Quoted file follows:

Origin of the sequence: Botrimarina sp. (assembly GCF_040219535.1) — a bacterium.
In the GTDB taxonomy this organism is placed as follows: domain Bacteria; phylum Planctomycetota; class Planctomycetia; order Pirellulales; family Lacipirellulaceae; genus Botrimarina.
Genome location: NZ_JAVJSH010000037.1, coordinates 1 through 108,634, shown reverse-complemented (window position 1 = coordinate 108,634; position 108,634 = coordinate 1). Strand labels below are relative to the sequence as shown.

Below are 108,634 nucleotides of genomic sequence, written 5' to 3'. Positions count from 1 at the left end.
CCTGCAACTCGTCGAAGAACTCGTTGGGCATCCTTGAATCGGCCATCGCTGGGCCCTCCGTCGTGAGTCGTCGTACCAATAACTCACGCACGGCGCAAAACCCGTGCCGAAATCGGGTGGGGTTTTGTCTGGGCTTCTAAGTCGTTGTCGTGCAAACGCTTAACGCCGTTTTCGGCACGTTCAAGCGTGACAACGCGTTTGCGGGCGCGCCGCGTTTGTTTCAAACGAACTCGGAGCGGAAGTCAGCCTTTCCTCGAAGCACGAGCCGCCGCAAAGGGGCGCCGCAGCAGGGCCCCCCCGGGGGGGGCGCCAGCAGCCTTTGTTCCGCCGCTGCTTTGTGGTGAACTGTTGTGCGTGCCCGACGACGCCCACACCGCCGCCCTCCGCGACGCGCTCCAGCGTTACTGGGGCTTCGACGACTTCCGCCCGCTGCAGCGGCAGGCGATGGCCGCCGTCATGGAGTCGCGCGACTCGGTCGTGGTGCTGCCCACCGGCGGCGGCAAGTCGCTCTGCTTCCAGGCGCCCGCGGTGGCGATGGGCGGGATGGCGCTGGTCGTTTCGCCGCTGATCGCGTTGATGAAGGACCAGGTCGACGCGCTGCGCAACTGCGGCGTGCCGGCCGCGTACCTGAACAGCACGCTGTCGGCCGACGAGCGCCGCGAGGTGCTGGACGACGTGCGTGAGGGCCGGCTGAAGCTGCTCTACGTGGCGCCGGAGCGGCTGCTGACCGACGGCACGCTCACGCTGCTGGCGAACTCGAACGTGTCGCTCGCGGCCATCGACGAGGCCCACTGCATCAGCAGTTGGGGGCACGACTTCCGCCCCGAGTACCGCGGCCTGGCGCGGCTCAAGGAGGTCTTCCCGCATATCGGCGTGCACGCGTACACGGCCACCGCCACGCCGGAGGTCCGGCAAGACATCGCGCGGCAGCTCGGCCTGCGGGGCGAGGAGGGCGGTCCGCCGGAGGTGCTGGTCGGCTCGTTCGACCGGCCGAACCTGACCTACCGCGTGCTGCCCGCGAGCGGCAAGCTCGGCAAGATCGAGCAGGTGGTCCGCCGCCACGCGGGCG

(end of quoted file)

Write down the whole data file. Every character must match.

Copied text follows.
Origin of the sequence: Botrimarina sp. (assembly GCF_040219535.1) — a bacterium.
In the GTDB taxonomy this organism is placed as follows: domain Bacteria; phylum Planctomycetota; class Planctomycetia; order Pirellulales; family Lacipirellulaceae; genus Botrimarina.
Genome location: NZ_JAVJSH010000037.1, coordinates 1 through 108,634, shown reverse-complemented (window position 1 = coordinate 108,634; position 108,634 = coordinate 1). Strand labels below are relative to the sequence as shown.

Below are 108,634 nucleotides of genomic sequence, written 5' to 3'. Positions count from 1 at the left end.
CCTGCAACTCGTCGAAGAACTCGTTGGGCATCCTTGAATCGGCCATCGCTGGGCCCTCCGTCGTGAGTCGTCGTACCAATAACTCACGCACGGCGCAAAACCCGTGCCGAAATCGGGTGGGGTTTTGTCTGGGCTTCTAAGTCGTTGTCGTGCAAACGCTTAACGCCGTTTTCGGCACGTTCAAGCGTGACAACGCGTTTGCGGGCGCGCCGCGTTTGTTTCAAACGAACTCGGAGCGGAAGTCAGCCTTTCCTCGAAGCACGAGCCGCCGCAAAGGGGCGCCGCAGCAGGGCCCCCCCGGGGGGGGCGCCAGCAGCCTTTGTTCCGCCGCTGCTTTGTGGTGAACTGTTGTGCGTGCCCGACGACGCCCACACCGCCGCCCTCCGCGACGCGCTCCAGCGTTACTGGGGCTTCGACGACTTCCGCCCGCTGCAGCGGCAGGCGATGGCCGCCGTCATGGAGTCGCGCGACTCGGTCGTGGTGCTGCCCACCGGCGGCGGCAAGTCGCTCTGCTTCCAGGCGCCCGCGGTGGCGATGGGCGGGATGGCGCTGGTCGTTTCGCCGCTGATCGCGTTGATGAAGGACCAGGTCGACGCGCTGCGCAACTGCGGCGTGCCGGCCGCGTACCTGAACAGCACGCTGTCGGCCGACGAGCGCCGCGAGGTGCTGGACGACGTGCGTGAGGGCCGGCTGAAGCTGCTCTACGTGGCGCCGGAGCGGCTGCTGACCGACGGCACGCTCACGCTGCTGGCGAACTCGAACGTGTCGCTCGCGGCCATCGACGAGGCCCACTGCATCAGCAGTTGGGGGCACGACTTCCGCCCCGAGTACCGCGGCCTGGCGCGGCTCAAGGAGGTCTTCCCGCATATCGGCGTGCACGCGTACACGGCCACCGCCACGCCGGAGGTCCGGCAAGACATCGCGCGGCAGCTCGGCCTGCGGGGCGAGGAGGGCGGTCCGCCGGAGGTGCTGGTCGGCTCGTTCGACCGGCCGAACCTGACCTACCGCGTGCTGCCCGCGAGCGGCAAGCTCGGCAAGATCGAGCAGGTGGTCCGCCGCCACGCGGGCG